Manohla Dargis

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For 2,005 reviews, this critic has graded:
  • 44% higher than the average critic
  • 3% same as the average critic
  • 53% lower than the average critic
On average, this critic grades 2.1 points lower than other critics. (0-100 point scale)

Manohla Dargis' Scores

  • Movies
  • TV
Average review score: 62
Highest review score: 100 The Grandmaster
Lowest review score: 0 The Replacement Killers
Score distribution:
2005 movie reviews
    • 53 Metascore
    • 30 Manohla Dargis
    A pileup of clichés in service to technological whiz-bangery, “Alita” is one more story of the not quite human brought to life with hubris and bleeding-edge science.
    • 48 Metascore
    • 30 Manohla Dargis
    Akerlund, a veteran music-video director who intersperses Lords of Chaos with mildly surrealistic bursts, never establishes a coherent or interesting point of view. The tone unproductively veers from the goofy to the creepy, which creates a sense that he was still figuring it out in the editing.
    • 65 Metascore
    • 50 Manohla Dargis
    The Lego Movie 2: The Second Part isn’t as distractingly fun, shiny and bright as the more satisfying franchise installments. It drags and sometimes bores, which makes it easier for your mind to drift elsewhere.
    • 43 Metascore
    • 50 Manohla Dargis
    Shyamalan’s talent for primitive scares remains intact in Glass, as does his love for cramming a whole lot of story in one feature.
    • 28 Metascore
    • 30 Manohla Dargis
    Too bad that the best that can be said about the woeful movie version of the The Aspern Papers, based on the Henry James novella, is that it might send you running to the original.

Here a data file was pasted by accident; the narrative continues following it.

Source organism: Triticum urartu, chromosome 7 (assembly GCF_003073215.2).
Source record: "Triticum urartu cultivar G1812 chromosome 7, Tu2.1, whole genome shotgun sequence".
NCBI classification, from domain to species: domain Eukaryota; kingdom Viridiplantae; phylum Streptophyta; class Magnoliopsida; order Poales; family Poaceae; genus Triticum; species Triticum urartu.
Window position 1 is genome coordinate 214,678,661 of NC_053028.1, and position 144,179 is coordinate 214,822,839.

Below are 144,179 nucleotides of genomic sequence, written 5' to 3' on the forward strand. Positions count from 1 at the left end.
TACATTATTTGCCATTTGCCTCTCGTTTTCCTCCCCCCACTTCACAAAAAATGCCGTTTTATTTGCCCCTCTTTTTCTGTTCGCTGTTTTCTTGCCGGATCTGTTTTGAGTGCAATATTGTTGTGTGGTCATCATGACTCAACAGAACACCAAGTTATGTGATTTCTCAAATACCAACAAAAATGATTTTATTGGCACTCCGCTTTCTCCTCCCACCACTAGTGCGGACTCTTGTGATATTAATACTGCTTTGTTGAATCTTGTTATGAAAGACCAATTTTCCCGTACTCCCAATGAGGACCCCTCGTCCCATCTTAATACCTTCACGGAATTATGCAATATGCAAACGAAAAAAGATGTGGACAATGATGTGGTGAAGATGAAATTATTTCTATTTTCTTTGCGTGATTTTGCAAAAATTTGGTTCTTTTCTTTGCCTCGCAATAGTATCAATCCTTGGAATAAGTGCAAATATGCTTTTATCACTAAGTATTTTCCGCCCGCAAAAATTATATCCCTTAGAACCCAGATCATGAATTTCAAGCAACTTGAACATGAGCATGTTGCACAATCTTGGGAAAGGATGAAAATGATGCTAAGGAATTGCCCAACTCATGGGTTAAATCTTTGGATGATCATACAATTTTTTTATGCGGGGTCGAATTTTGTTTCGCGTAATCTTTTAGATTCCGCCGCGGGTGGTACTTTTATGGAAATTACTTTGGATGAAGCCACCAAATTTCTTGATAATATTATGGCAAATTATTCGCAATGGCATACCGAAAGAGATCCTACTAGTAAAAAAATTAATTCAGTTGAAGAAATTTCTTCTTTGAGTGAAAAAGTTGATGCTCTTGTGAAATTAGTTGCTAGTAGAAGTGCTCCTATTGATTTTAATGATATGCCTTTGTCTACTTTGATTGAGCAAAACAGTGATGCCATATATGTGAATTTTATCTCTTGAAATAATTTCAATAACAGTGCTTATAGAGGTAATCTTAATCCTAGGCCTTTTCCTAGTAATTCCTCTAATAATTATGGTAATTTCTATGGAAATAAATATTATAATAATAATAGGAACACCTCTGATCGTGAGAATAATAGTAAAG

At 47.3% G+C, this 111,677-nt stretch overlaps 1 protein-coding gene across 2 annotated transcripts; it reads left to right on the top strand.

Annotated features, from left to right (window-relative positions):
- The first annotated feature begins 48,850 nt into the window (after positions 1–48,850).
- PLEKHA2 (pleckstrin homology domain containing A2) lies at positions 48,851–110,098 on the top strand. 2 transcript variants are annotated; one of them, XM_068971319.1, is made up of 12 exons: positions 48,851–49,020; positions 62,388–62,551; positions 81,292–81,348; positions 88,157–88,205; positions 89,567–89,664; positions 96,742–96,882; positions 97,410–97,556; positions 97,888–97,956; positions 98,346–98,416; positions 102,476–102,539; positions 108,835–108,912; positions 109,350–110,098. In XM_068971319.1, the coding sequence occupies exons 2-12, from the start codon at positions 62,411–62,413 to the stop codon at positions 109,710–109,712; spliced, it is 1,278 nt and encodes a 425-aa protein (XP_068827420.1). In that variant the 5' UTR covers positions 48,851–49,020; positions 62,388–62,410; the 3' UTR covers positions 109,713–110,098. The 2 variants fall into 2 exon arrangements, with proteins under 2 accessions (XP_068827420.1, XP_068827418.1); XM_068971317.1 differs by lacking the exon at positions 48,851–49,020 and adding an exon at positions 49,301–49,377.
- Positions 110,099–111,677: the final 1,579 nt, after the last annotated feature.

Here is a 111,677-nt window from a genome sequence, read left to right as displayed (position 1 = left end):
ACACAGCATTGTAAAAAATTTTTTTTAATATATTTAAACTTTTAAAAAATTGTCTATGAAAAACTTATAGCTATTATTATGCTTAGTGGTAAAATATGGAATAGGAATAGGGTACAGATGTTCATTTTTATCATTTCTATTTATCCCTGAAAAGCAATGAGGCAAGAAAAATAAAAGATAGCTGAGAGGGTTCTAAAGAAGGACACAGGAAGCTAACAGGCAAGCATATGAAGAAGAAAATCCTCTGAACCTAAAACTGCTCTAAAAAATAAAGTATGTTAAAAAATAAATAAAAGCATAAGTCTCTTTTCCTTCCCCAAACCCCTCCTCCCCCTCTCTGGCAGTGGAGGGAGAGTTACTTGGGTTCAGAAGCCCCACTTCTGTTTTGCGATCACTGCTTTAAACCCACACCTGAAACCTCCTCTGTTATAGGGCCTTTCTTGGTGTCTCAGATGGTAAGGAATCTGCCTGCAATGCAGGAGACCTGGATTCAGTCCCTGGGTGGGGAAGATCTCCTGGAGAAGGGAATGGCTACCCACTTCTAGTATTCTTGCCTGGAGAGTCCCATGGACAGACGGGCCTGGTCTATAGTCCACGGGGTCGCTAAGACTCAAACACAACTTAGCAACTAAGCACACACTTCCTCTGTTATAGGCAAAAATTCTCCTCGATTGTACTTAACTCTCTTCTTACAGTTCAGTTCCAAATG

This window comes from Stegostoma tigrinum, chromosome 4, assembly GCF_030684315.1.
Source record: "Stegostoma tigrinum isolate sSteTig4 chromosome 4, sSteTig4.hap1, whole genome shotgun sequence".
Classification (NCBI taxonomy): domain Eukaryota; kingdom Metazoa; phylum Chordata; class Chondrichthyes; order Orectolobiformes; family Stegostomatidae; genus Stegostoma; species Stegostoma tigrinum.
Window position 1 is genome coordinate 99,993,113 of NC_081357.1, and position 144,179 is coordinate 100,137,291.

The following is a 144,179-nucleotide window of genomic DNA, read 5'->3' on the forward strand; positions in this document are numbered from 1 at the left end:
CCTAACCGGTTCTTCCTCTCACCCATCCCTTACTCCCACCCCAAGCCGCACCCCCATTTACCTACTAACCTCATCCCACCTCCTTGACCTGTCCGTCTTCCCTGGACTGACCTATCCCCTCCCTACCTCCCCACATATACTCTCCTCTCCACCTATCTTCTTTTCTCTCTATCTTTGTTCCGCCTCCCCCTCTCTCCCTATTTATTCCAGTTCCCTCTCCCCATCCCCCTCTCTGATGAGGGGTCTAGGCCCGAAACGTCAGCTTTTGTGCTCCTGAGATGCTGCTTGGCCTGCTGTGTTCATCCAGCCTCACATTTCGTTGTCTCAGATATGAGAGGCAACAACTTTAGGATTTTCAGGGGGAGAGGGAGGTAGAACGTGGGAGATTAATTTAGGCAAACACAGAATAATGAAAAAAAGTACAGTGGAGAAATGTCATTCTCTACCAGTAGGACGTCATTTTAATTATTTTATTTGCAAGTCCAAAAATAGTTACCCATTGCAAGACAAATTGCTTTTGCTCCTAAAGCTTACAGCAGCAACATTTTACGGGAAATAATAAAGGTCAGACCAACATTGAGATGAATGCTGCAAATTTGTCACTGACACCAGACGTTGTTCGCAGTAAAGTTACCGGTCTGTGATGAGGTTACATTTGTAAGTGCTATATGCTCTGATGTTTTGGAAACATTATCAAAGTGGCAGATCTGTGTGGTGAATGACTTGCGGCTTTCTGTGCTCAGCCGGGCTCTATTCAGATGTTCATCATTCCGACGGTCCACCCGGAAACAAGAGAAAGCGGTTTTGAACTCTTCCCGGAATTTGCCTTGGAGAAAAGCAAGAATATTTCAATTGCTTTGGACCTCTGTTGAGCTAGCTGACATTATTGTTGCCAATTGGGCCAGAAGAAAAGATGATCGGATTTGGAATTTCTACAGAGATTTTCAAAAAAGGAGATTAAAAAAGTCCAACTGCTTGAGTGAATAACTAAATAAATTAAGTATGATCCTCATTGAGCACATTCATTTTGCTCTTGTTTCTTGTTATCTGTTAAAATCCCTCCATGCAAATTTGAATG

• 62 Metascore
    • 80 Manohla Dargis
    Kusama is still figuring out how to balance form and pulp, but she has a singular unapologetic idea about what women can and cannot do onscreen, one she lets rip with verve and her superbly unbound star.
    • 90 Metascore
    • 90 Manohla Dargis
    The movie is filled with ordinary and surprising beauty, with gleaming and richly textured surfaces, and the kind of velvety black chiaroscuro you can get lost in. Its greatest strengths, though, are its two knockout leads, who give the story its heat, its flesh and its heartbreak.
    • 66 Metascore
    • 50 Manohla Dargis
    What’s odd here is how closely the new movie follows the original’s arc without ever capturing its bliss or tapping into its touching delicacy of feeling.
    • 58 Metascore
    • 50 Manohla Dargis
    The story shifts and lumbers toward redemption that Earl doesn’t earn and that sentimentalizes a movie that is never especially good and often teasingly offensive but also fitfully entertaining and willfully perverse.
    • 87 Metascore
    • 80 Manohla Dargis
    When Jenkins is true to himself, he soars; he stumbles, though, when he’s overly faithful to the novel or doesn’t trust the audience.
    • 67 Metascore
    • 90 Manohla Dargis
    Vox Lux is an audacious story about a survivor who becomes a star, and a deeply satisfying, narratively ambitious jolt of a movie.
    • 53 Metascore
    • 50 Manohla Dargis
    Kristin Hahn’s script gives Will sassy lines and too many tears, but the filmmakers never give this character a real, searching, complex inner life. They give her problems to solve, hurdles to clear. They turn emotional complexity into affirmations and a potentially transformational character into a you-go-girl cliché.
    • 63 Metascore
    • 40 Manohla Dargis
    Anna and the Apocalypse is more sketch than developed movie. Directed by John McPhail from a script by McHenry and Alan McDonald, the movie is thinly plotted, its pacing slack, its staging uninspired; Anna remains merely an idea for a plucky heroine, despite Hunt’s smile and sweat.
    • 93 Metascore
    • 100 Manohla Dargis
    In the past, Kore-eda’s delicacy has at times enervated his movies. Here, though, the family’s toughness, thieving and secrets, its poverty and desperation, work like ballast on his sensibilities. In their grubby imperfections, Kore-eda finds a perfect story about being human.
    • 96 Metascore
    • 100 Manohla Dargis